A favorite novel by “a generous and lyric storyteller” (San Francisco Chronicle) known for his tragicomic voice and unforgettable characters.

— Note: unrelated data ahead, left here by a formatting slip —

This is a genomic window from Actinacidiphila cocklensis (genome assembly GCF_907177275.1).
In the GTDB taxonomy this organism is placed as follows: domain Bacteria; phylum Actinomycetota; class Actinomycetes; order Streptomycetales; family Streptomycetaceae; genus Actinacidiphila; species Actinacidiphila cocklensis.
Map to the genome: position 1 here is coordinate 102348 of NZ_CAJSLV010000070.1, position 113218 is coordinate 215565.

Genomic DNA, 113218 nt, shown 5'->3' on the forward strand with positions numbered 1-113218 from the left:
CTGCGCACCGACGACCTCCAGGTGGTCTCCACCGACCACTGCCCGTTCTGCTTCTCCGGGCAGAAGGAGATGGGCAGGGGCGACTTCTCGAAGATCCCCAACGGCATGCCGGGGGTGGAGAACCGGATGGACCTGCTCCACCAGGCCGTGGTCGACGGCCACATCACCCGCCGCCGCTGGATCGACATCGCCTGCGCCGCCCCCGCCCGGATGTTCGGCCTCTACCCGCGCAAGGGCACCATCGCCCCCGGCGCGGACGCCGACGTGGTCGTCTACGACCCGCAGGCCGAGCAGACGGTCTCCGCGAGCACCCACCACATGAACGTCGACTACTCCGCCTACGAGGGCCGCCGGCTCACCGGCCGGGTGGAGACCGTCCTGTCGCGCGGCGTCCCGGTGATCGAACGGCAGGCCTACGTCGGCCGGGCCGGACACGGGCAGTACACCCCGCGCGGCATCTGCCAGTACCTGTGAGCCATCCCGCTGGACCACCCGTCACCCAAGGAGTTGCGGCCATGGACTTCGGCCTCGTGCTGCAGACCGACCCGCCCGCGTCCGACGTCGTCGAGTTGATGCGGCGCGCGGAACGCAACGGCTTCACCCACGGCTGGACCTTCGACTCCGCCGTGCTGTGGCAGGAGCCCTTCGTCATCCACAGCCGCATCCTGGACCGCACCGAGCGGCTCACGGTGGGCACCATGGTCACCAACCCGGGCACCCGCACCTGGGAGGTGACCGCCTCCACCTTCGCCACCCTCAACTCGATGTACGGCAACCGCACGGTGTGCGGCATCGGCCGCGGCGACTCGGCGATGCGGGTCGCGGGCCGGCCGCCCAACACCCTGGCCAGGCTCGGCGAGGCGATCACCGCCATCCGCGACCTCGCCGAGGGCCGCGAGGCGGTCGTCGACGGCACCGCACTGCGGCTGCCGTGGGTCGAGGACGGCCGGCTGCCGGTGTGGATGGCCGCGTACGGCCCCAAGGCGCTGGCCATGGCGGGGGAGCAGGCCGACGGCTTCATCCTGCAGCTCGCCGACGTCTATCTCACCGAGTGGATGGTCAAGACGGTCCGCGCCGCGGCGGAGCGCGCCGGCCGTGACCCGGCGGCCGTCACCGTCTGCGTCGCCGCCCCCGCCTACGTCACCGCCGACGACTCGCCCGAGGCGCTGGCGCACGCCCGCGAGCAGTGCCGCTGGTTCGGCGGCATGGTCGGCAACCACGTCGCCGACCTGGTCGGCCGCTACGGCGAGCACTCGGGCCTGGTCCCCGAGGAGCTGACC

This first novel by the author of a well-received story collection, The Way That Water Enters Stone , is a wacky Southern Gothic set in small-town Louisiana. Billy Wayne Fontana is the sole survivor of his oddball line of marginal folk, legendary in this backwater for being the most-often-executed and sickest white family in the Delta; and when he acquires a priestly vocation it seems likely he will be the last Fontana. While confessing young Earlene deBastrop, however, he is smitten and marries her; unfaithfulness with Tami Lynne follows, then--miraculously--a second marriage and the birth of two boys, one with a rocky heart, the other a cripple. How perplexed Billy Wayne, intending always the best but fatally impulsive, brings disaster upon himself and his little family is the center of the tale, but it is filled out with a host of ribald walk-on characters: George Dinwaddie, Pakistani exile owner of the Palms Motel and would-be assassin; Vietnam vet Angelo Candella, whose route to the statehouse in Baton Rouge is as a vegetable in a wheelchair; and Dencil Currence, who aspires to be Mr. Reddy Kilowatt for the power company. The narrative is oddly schizophrenic, alternating abruptly between farce and elegy, with some peculiar authorial interpolations (``So where are we?'' ``Now that we've got up a moderate head of narrative steam,'' etc.). And Dufresne cannot seem to escape an unfortunate edge of condescension toward his characters from time to time. It is a skillful, often lively performance, but one that leaves a disconcerting aftertaste. (July)